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Hernangomez trade further proves ineptitude of Knicks front office

Image Credit: 1677091 Productions/YouTube
Image Credit: 1677091 Productions/YouTube

There was some question as to whether the New York Knicks would be buyers, sellers, or simply inactive at the NBA trade deadline, but after top gun Kristaps Porzingis tore his ACL on Tuesday night, it became clear that the Knicks had no reason to hold out hope for a playoff berth. Immediately after KP's diagnosis, general manager Scott Perry and the Knicks front office hit the phones looking for ways to acquire pieces that could benefit the future of the organization. The move they ended up pulling the trigger on, however, is a bit of a head-scratcher: The Knicks traded center Willy Hernangomez to the Charlotte Hornets for power forward Johnny O'Bryant and two second-round draft picks.

The Knicks had a logjam at center—that was clear. As a result, it made sense for the team to shop some of their players at the position. It seemed that moving Hernangomez could be a decent option, as he is a talented young player, and the Knicks could have used him to acquire talent at a position where they are lacking (i.e. point guard). What Perry and the Knicks did, however, was ship Hernangomez to Charlotte for what essentially amounts to a heap of scrap metal.

Hernangomez wasn't playing much for the Knicks this season—he logged just 9.0 minutes per game over 26 contests—but anyone who paid any attention to the 23-year-old Spaniard could surely see his exciting potential. He was named First-Team All-Rookie less than a year ago, and his per-36-minute averages jump off the page. Over his 98 NBA games, Hernangomez boasts 16.1 points per 36 minutes to go along with 13.2 rebounds, 2.7 assists, 1.1 steals, 1.0 block, and a 54.0 field-goal percentage. The youngster has never played big minutes in the NBA, but it stands to reason that he could be an impact player if given the right opportunity.

With the Knicks in the process of rebuilding, they should be harboring all the young talent they can get their hands on—and Hernangomez clearly qualifies as young talent. But instead of holding on to Hernangomez, giving him more playing time, and trying to develop him into a quality player, the Knicks opted for O'Bryant—a fourth-year pro averaging 3.5 points per game (40.2 percent from the field) on his career—and a couple of draft picks that are highly unlikely to turn into useful players. If the Knicks could get even one player of Hernangomez's caliber with those two draft picks, it would be a surprise.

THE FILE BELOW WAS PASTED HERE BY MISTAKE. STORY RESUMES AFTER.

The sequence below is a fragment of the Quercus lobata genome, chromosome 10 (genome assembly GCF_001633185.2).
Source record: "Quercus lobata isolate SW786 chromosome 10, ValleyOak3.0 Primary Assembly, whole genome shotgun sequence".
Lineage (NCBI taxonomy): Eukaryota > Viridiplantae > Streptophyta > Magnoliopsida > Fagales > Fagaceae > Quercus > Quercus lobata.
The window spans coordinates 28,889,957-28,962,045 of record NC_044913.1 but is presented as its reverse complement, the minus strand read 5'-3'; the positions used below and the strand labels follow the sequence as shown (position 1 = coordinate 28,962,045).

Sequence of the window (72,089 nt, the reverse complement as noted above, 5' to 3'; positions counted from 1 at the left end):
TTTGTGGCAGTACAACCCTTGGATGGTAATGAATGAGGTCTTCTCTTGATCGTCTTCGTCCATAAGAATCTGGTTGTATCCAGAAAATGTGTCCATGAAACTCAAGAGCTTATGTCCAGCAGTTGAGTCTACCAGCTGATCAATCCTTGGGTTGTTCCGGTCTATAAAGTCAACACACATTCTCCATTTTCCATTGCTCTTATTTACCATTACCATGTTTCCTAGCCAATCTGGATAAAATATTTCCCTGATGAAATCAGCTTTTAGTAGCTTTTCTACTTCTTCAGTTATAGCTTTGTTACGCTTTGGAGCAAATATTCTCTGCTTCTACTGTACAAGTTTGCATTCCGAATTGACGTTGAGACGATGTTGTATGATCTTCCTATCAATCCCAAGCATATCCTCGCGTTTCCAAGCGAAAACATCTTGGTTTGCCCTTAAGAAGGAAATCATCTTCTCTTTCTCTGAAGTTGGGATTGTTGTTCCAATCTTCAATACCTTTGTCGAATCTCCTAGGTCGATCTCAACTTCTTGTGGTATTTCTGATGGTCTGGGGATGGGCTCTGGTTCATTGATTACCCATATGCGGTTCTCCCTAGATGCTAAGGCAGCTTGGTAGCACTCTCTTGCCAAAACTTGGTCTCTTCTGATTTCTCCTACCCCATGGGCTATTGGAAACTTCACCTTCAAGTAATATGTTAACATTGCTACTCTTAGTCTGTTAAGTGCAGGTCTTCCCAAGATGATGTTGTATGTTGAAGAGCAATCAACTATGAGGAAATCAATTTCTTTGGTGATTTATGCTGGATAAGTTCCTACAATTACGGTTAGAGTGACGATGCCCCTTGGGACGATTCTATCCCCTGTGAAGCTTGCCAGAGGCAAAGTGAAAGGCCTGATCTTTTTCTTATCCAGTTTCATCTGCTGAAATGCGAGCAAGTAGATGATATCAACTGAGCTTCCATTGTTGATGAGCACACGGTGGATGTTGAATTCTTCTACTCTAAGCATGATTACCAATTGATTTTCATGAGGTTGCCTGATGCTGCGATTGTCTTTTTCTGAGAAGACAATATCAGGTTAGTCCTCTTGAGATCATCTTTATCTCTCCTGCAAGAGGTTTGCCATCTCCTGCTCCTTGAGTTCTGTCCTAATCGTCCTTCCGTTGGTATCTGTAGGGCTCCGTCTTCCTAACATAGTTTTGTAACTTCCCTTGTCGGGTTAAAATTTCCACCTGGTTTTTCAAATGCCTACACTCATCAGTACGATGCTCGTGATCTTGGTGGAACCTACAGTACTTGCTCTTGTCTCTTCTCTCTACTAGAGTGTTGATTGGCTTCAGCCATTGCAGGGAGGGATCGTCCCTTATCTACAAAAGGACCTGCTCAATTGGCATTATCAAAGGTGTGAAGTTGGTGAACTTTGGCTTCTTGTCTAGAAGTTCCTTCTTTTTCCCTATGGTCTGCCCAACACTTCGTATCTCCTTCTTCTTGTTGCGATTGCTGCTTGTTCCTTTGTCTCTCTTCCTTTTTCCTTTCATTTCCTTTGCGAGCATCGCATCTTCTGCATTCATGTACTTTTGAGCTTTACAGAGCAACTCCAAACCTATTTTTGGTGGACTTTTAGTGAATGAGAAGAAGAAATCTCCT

This isn't to say that Hernangomez is a lock to be a valuable NBA contributor. Plenty of All-Rookie members who flashed in limited minutes have ended up quickly flaming out. But you have to weigh the odds in situations like this. Second-round picks rarely turn into useful NBA contributors—a random example: only five of the 30 players drafted in the second round of the 2010 draft have played more than three NBA seasons. Meanwhile, O'Bryant has done little to suggest that he'll become an impact player. Uncertain as his future may be, Hernangomez's potential is far greater than the potential of the lousy throwaway pieces the Knicks received from the Hornets.

Making the trade even more mind-boggling is that the Knicks gave up a big man for another big man. They clearly downgraded their front court by swapping Hernangomez for O'Bryant, and all they have to show for it are a couple of virtually useless draft picks that NBA teams generally to throw around like pennies.

In addition, Perry put the Knicks in a precarious position for next season. With two more years left on his deal, Hernangomez was the only Knicks center (other than the ousted Joakim Noah) under team control for next season. Both Enes Kanter and Kyle O'Quinn are able to opt out of their contracts, and given that both players are having career years, they very well may look to maximize their value on the open market. Hernangomez could have been in line for big minutes as a cheap alternative to those players, but the Knicks inexplicably decided to roll the dice and put their future at the center position entirely up in the air.

It is also worth considering that this move may not sit well with Porzingis, who is known to be close with Hernangomez. Granted, Hernangomez specifically asked for a trade, but you have to think that if the Knicks were willing to give him playing time (which would have been the smart way to go about this situation), Hernangomez would have been content in the Big Apple. It's not as if Porzingis will base the future of his career on the fact that the Knicks traded his buddy, but the Knicks should be doing all they can to keep their franchise player happy. It's been made clear that Porzingis wants to see the some progress from the Knicks before signing an extension, and if he doesn't like the direction of the team, he could become a free agent in 2020, which would likely force the Knicks to start from square one once again.

Porzingis and Knicks fans alike want to see the Knicks front office finally get their heads on straight and start moving this franchise in the right direction, but trading a talented young big man for an end-of-bench player and a couple of hollow draft picks won't get anyone excited for the future (aside from perhaps the inept Knicks executives who seem to think that moves like this are good ideas). The Knicks have been a disaster almost every season since the end of the Patrick Ewing era, and it doesn't look much like a change is on the horizon.

This article was originally published on @matthewshovlin